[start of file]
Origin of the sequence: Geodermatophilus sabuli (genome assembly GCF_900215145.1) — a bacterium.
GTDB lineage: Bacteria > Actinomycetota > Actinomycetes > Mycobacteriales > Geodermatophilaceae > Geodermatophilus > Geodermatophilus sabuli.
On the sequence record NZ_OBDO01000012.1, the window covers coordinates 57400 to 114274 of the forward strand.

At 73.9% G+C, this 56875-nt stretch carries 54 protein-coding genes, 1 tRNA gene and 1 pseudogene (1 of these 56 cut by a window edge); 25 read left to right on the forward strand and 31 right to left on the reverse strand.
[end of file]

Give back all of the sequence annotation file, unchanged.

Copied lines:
Origin of the sequence: Geodermatophilus sabuli (genome assembly GCF_900215145.1) — a bacterium.
GTDB lineage: Bacteria > Actinomycetota > Actinomycetes > Mycobacteriales > Geodermatophilaceae > Geodermatophilus > Geodermatophilus sabuli.
On the sequence record NZ_OBDO01000012.1, the window covers coordinates 57400 to 114274 of the forward strand.

At 73.9% G+C, this 56875-nt stretch carries 54 protein-coding genes, 1 tRNA gene and 1 pseudogene (1 of these 56 cut by a window edge); 25 read left to right on the forward strand and 31 right to left on the reverse strand.